Globalism not flawless but things are improving

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Globalism not flawless but things are improving

At the end of this week, the heads of state from 20 large economies will gather in Argentina for the annual G-20 summit. Perhaps no other institution symbolizes the current global economy, with its intertwined markets and dependent trade, better than this event. The G-20 was conceived of 19 years ago as a way to curtail and mitigate financial crises. It comes from the same tradition as many of the other globalist institutions that were created after the Second World War. Globalism and the collective institutions created to perpetuate and preserve it were intended to bring positive changes, but today, nearly two decades into the 21st century, few words engender so much apprehension and anger from so many people across the planet.

Globalism is the term used to describe the implementation of economic and geopolitical policy on a global basis. Some credit globalism with bringing peace, prosperity and order to billions of people. To others, the idea of globalism is odious. Supporters point to worldwide economic growth since the globalization effort began after the Second World War. They point to the relative lack of major wars, and to the benefits for strong and growing economies.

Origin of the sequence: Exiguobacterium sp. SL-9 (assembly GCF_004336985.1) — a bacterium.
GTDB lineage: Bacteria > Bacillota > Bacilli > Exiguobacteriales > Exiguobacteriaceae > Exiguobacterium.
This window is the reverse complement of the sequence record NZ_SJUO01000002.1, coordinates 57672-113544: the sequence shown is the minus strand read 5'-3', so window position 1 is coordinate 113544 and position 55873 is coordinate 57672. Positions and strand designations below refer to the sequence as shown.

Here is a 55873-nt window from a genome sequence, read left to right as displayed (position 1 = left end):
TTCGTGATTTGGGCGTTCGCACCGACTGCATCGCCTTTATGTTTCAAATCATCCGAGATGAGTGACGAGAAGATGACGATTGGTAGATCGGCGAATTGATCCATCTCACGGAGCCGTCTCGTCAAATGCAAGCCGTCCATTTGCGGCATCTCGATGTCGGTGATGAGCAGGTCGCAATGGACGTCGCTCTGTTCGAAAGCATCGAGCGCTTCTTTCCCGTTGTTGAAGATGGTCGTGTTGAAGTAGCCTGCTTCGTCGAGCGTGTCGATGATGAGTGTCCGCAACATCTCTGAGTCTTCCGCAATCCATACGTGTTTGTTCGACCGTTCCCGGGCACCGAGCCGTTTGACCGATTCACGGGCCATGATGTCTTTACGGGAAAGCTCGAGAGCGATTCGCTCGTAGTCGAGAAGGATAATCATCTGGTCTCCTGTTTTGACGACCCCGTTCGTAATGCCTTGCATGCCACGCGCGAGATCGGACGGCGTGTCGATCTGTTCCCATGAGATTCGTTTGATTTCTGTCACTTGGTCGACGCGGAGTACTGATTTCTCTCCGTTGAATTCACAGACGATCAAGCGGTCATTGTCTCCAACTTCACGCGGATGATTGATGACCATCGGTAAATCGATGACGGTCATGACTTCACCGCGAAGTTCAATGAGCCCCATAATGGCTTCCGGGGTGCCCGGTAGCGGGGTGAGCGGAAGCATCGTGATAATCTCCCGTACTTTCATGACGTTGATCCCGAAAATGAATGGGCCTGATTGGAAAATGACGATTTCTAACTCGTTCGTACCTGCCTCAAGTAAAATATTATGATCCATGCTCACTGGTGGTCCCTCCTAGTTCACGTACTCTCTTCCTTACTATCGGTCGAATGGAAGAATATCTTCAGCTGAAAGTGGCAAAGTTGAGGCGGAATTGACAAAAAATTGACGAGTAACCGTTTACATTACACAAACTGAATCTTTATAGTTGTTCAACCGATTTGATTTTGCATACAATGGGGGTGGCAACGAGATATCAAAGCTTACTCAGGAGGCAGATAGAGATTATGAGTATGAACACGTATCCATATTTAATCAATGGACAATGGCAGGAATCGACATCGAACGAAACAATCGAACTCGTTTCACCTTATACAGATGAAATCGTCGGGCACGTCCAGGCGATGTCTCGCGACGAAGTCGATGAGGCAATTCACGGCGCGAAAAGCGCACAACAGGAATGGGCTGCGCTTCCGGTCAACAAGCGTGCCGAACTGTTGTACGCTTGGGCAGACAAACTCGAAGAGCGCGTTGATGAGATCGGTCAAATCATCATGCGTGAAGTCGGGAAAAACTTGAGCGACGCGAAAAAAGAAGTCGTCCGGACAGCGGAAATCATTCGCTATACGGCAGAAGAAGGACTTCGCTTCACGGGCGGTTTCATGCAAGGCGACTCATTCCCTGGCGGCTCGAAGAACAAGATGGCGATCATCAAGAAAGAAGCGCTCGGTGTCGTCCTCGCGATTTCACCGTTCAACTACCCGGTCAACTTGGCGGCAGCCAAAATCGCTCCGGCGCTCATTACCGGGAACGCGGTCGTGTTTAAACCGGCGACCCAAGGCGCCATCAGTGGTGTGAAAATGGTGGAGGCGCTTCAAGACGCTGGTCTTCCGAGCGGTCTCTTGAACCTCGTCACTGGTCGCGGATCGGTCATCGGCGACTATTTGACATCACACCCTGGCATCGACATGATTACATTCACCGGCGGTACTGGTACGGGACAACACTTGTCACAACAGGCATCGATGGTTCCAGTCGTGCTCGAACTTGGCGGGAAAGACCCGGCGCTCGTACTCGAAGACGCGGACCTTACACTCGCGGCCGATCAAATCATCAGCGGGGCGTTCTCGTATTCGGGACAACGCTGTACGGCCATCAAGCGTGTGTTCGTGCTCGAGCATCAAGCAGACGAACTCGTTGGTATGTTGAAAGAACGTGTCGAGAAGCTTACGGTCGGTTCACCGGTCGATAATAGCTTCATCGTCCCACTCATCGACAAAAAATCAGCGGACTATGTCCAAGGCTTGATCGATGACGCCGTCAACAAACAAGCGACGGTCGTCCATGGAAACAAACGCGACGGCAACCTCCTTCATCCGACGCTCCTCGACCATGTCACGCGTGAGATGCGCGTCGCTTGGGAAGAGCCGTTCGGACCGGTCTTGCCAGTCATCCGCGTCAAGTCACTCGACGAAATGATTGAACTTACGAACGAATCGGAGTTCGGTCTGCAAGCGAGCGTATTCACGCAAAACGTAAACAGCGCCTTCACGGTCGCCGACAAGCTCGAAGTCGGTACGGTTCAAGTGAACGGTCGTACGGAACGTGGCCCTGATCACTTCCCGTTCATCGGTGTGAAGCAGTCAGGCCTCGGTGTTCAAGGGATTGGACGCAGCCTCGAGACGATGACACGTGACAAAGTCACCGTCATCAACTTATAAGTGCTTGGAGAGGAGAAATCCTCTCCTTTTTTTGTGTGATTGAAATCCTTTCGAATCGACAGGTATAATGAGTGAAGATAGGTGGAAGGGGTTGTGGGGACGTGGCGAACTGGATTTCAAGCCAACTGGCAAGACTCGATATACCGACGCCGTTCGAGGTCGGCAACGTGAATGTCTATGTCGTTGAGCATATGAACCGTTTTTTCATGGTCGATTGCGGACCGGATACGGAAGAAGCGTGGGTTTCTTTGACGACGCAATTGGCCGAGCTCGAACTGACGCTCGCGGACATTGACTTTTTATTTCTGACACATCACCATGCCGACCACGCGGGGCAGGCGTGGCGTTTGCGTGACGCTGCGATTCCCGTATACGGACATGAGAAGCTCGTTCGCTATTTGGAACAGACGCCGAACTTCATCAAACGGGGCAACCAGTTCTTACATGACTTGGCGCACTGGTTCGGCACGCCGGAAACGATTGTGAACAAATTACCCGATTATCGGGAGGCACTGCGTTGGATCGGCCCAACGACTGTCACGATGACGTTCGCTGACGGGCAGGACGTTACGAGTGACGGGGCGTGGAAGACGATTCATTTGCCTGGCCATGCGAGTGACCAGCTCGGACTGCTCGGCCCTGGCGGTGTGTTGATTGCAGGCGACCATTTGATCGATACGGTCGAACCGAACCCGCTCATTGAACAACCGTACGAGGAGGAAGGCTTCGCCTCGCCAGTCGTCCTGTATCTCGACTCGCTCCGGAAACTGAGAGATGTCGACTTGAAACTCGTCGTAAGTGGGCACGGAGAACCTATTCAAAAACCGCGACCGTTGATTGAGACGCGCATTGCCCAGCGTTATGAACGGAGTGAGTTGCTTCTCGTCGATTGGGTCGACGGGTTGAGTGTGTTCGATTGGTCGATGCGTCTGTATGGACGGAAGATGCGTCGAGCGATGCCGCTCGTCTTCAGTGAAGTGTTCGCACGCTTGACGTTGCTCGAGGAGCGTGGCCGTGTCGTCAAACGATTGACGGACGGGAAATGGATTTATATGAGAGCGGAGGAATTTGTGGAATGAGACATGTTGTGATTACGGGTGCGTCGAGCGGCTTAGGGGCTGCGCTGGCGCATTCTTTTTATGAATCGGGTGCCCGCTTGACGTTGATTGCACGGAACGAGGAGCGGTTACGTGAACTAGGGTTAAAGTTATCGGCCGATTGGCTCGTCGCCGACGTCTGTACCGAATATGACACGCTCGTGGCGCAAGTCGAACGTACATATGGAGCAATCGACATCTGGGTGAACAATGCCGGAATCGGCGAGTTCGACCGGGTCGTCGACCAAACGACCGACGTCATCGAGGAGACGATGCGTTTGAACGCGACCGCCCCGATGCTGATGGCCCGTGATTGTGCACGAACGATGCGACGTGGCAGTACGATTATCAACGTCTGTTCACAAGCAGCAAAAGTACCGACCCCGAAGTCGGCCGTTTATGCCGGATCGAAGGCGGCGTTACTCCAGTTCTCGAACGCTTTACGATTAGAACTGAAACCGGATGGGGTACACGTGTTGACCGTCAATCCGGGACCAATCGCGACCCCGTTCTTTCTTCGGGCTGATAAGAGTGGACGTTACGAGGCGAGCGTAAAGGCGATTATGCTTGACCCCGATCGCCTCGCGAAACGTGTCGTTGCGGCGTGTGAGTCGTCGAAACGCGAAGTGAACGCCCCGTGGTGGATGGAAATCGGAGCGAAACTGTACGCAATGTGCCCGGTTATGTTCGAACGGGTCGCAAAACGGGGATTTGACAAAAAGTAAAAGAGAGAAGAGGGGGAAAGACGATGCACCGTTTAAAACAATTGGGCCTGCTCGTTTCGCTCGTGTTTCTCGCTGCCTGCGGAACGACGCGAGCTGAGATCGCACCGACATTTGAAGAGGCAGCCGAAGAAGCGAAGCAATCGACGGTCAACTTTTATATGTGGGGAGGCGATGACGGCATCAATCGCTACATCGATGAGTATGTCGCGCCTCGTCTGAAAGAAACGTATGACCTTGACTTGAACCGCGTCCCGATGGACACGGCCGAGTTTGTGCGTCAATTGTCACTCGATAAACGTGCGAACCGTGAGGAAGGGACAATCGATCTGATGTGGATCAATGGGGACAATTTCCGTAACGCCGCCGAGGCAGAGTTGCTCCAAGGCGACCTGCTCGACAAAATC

Detractors see globalism as a plot by powerful people to organize the world for their own interests. They see events like the Bretton Woods Conference in 1944, which was intended to regulate the global monetary and financial order, as problematic because a few powerful men made decisions that impacted us all. They take exception to global bodies such as the International Court of Justice in The Hague because they believe that these institutions interfere with national sovereignty. They point out that globalism has left hundreds of millions of people in poverty and living under repressive regimes.